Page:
Seasickness, Airsickness, And Carsickness Explained
Do you find every your sea, air and car ride uncomfortable? Do you get dizzy when you travel or take park rides? You may have motion sickness. Motion sickness is a kind of dizziness which causes a person to have nausea or to vomit. In some instances, even watching moving vehicles or rotating objects makes one feel uncomfortable. Motion sickness has many symptoms aside from nausea and vomiting. It usually starts with getting to swallow saliva, and in most cases yawning and retching. People who have family history of migraine are usually afflicted by this type of sickness and it is often visible when a person starts to sweat and become pale.
Seasickness, airsickness, and carsickness happen only to people who have fully functional inner ear balance systems. This means that people who have both systems in the inner ears are impossible to be seen developing symptoms of motion sickness. In most instances, the most effective remedy for motion sickness is to lie down. By lying down and preventing the body to move, one gets accustomed to the movement and symptoms are then greatly diminished. For people who are prone to this, they usually take oral medications of vestibular suppressants like diphenhydramine or scopolamine and in most cases, symptoms are being prevented from occurring. .
Triggers of motion sickness are excessive motion and sensory mismatch. Excessive motion is usually experienced in a bumpy car ride, or while traveling by boat on rough seas. The body is not used to experiences of unfamiliar changing of speed and accelerations. When boat, for instance, occasionally tilts, or moves up and down, motion sickness is triggered. Also when a car ride requires constant changing of speed on a not so well-paved road, the same sickness is triggered. For people who are already used to long travels, however, seasickness and carsickness are hardly experienced.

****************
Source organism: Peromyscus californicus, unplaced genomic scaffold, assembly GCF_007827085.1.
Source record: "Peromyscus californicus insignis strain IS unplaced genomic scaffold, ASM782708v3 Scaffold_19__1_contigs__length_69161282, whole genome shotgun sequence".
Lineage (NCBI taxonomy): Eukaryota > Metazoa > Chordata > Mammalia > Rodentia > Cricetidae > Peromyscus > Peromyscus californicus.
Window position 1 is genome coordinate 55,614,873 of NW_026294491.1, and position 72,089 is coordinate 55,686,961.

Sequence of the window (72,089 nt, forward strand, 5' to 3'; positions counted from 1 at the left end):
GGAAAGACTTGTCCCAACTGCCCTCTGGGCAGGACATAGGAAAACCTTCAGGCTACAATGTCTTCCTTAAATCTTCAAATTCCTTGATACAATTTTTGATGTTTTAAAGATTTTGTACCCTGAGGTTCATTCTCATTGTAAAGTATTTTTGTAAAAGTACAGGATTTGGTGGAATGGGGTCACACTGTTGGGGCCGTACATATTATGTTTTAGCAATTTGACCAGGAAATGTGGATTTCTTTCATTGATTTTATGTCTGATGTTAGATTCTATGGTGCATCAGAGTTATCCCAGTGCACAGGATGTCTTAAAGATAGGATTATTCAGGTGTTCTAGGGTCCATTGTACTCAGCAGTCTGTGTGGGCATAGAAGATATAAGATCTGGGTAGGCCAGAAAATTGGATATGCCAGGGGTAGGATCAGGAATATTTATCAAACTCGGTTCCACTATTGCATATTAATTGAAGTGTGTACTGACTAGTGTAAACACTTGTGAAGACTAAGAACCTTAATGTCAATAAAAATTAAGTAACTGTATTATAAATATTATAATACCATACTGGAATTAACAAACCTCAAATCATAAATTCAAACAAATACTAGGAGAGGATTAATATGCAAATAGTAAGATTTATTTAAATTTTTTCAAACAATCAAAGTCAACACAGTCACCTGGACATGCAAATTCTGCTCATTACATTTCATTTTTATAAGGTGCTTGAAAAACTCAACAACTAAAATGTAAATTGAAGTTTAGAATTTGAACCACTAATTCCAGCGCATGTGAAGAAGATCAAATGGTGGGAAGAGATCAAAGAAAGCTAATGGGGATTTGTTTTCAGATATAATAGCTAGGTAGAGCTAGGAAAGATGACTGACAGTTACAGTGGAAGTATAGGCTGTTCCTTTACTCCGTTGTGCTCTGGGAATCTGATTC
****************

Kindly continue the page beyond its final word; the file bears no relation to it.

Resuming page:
Another trigger aside from excessive motion, although closely related to it, is sensory mismatch. This happens when the head feels a moving sensation from what the eyes see. When the body experiences excessive motions, there is a change in visual environment. The inner ears and the eyes, our vestibular sensors, interprets motions and when conflicting information is received, it sends confusing motion to the head. Because of this, the calm movement your eyes see and the tilting movements which your ears interpret during a bumpy ride creates mismatch. This is also true when you are only seeing the motion but you are sitting still and not moving. If any of these situations lasts longer, motion sickness is triggered.
When the above-mentioned causes of seasickness, airsickness or carsickness is controlled, the effect is reduced. One can take oral medications before the ride and some travel with timing. They choose only to travel when the weather is good. For some who knows how to align sensory mismatch, the bumpy rides don’t matter. These people usually position themselves in a place where they can see their surrounding while they travel. They make sure their head maintains a steady movement by staring direct at the horizon in front of them. This is by far observed as effective ways to reduce the mismatch and control the information of the motion which head receives through the ears and the eyes.